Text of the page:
Sidekick Karate to launch after-school program
SALISBURY — At the time of year when many parents are considering after-school options for their children, Sidekick Karate has put together a program not previously offered here.
Owners Ricky and Edie Smith researched a successful karate after-school program in Columbia, South Carolina, offered by a friend and are set to kick off their own.
Ricky Smith is an eighth-degree black belt and has been teaching karate for 42 years, the last five at his dojo at 119 W. Innes St. A professional staff of black belts and event directors will provide leadership and help with student development. All staff members must pass a background check, be subject to random drug testing, and be certified in CPR and first aid.
Students will be picked up at their elementary or middle school on Sidekick buses and driven to the dojo. The Smiths plan to have a daily schedule depending on school dismissal times. Several twists will highlight that schedule, which will always begin with a healthy snack and then proceed to homework time.
Ricky Smith’s mother, Aldena, was a 34-year veteran high school English teacher. “My mom excelled at teaching, and every one of our students will get assistance to complete their homework assignments,” he said.
After homework time, most students will go into a one-hour session on the karate mat with four black-belt instructors. Next, the upstairs loft will be what Ricky calls the “chill or downtime area,” with movies, reading, games and other options, depending on parent preference. If the parent has limits on electronic devices, those requirements will be controlled.
Children can be picked up after karate class from the school but must be picked up by 6:15 p.m. Ricky says that at no time will the children be left unattended.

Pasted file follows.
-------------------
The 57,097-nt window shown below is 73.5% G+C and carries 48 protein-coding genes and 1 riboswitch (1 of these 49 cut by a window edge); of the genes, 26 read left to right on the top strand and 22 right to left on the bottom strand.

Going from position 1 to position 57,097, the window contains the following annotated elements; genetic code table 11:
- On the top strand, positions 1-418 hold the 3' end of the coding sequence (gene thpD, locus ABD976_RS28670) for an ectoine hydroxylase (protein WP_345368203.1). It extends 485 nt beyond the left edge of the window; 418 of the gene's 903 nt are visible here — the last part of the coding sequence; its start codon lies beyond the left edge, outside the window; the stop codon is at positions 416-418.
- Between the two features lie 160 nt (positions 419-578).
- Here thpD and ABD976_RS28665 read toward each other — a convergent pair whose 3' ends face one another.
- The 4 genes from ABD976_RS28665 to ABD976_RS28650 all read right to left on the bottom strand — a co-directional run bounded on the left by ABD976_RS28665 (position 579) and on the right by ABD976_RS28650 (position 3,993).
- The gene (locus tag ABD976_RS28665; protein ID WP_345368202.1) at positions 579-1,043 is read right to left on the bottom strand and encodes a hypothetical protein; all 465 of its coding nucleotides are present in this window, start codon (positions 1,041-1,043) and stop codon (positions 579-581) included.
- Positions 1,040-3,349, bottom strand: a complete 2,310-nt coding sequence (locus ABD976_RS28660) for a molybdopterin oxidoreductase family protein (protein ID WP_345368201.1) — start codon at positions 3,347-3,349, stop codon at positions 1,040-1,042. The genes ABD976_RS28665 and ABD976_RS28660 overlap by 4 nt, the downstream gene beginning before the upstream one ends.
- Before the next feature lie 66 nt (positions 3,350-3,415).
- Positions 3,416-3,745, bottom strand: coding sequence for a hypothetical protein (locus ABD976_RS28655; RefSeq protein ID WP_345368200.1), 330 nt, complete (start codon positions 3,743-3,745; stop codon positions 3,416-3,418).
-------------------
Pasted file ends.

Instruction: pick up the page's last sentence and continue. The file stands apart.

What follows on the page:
Both Smiths say the after-school program will be conducted in a caring, Christian atmosphere. Edie Smith said there will be plenty of positive reinforcement and building of confidence.
Ricky added, “In this era of bullying or other issues, martial arts teaches the child how to handle conflict. I have never had a student cause trouble in school and, in fact, the opposite is more often true, with the student becoming a problem solver.”
Sidekick Karate Dojo buses are easily identified.
“Our No. 1 priority is safety,” Ricky said. “Two black belts will ride each bus, with one handling exclusively the driving while the other is responsible for any issues while ensuring that the kids make the trip safely. No more than 13 kids will be on each bus.”
Current classes at Sidekick are split 50/50 between boys and girls.
Karate instruction has been shown to improve confidence, study habits and grades, physical fitness, mental awareness and control of emotions. Students learn discipline, coordination, respect and manners, focus, self-defense, anti-bullying techniques and the Art of Karatendo (way of life).
The Smiths say the program is not a day care or baby-sitting service but a martial arts school. The $75 registration includes a karate uniform and team patch. Uniforms and belts will be left at the school and laundered weekly. Weekly dues are $79 for the first child and $69 for each additional child. Any interested children can attend two classes for free to decide if the program is right for them.
The Smiths say today’s world is hectic, and often parents find it hard to get their kids to class without a rush. They consider this program a convenience for working parents.
Ricky and his twin brother, Randy, along with their deceased first instructor, Gary Basinger, were recently honored with induction into the Legends of Carolina Martial Arts.
“We started karate school in 1974,” Ricky said. “Basinger taught us the ‘Power of One’ and how one person can make a difference.”
Edie Smith said, “We don’t have kids of our own, but you can’t love martial arts and not love the kids. Our parents also love the instructors.”
“And we do it for the community,” Ricky added. “God gave me a talent to make a difference, and I don’t want to waste it. This isn’t a job for us, it’s a passion. It’s about doing it right.”
For more information, go to SideKickDojo.com or call 704-216-2258.
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